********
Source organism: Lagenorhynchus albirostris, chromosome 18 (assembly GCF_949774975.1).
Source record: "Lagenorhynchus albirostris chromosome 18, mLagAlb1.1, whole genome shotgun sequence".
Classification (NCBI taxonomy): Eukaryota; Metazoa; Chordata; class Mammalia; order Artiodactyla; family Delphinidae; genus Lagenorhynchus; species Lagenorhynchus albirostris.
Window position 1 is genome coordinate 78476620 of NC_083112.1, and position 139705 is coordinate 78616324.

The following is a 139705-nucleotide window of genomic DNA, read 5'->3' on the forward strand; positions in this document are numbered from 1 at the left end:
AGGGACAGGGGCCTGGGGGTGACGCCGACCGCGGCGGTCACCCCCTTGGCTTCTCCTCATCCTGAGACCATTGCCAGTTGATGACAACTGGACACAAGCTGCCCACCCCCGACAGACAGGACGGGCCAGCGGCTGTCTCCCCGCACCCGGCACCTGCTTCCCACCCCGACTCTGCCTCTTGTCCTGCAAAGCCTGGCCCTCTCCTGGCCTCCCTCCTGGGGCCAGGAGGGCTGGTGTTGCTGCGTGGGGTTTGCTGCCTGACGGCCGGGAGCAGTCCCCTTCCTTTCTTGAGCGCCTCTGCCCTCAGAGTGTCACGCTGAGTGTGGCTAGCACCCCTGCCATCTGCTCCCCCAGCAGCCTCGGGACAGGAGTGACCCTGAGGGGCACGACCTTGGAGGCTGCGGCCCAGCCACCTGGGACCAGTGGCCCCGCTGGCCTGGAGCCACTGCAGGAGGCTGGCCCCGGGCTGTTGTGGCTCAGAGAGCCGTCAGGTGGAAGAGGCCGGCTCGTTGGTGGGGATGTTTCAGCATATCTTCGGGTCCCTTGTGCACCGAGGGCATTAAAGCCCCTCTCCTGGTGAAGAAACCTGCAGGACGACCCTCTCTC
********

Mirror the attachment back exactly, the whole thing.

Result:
Source organism: Lagenorhynchus albirostris, chromosome 18 (assembly GCF_949774975.1).
Source record: "Lagenorhynchus albirostris chromosome 18, mLagAlb1.1, whole genome shotgun sequence".
Classification (NCBI taxonomy): Eukaryota; Metazoa; Chordata; class Mammalia; order Artiodactyla; family Delphinidae; genus Lagenorhynchus; species Lagenorhynchus albirostris.
Window position 1 is genome coordinate 78476620 of NC_083112.1, and position 139705 is coordinate 78616324.

The following is a 139705-nucleotide window of genomic DNA, read 5'->3' on the forward strand; positions in this document are numbered from 1 at the left end:
AGGGACAGGGGCCTGGGGGTGACGCCGACCGCGGCGGTCACCCCCTTGGCTTCTCCTCATCCTGAGACCATTGCCAGTTGATGACAACTGGACACAAGCTGCCCACCCCCGACAGACAGGACGGGCCAGCGGCTGTCTCCCCGCACCCGGCACCTGCTTCCCACCCCGACTCTGCCTCTTGTCCTGCAAAGCCTGGCCCTCTCCTGGCCTCCCTCCTGGGGCCAGGAGGGCTGGTGTTGCTGCGTGGGGTTTGCTGCCTGACGGCCGGGAGCAGTCCCCTTCCTTTCTTGAGCGCCTCTGCCCTCAGAGTGTCACGCTGAGTGTGGCTAGCACCCCTGCCATCTGCTCCCCCAGCAGCCTCGGGACAGGAGTGACCCTGAGGGGCACGACCTTGGAGGCTGCGGCCCAGCCACCTGGGACCAGTGGCCCCGCTGGCCTGGAGCCACTGCAGGAGGCTGGCCCCGGGCTGTTGTGGCTCAGAGAGCCGTCAGGTGGAAGAGGCCGGCTCGTTGGTGGGGATGTTTCAGCATATCTTCGGGTCCCTTGTGCACCGAGGGCATTAAAGCCCCTCTCCTGGTGAAGAAACCTGCAGGACGACCCTCTCTC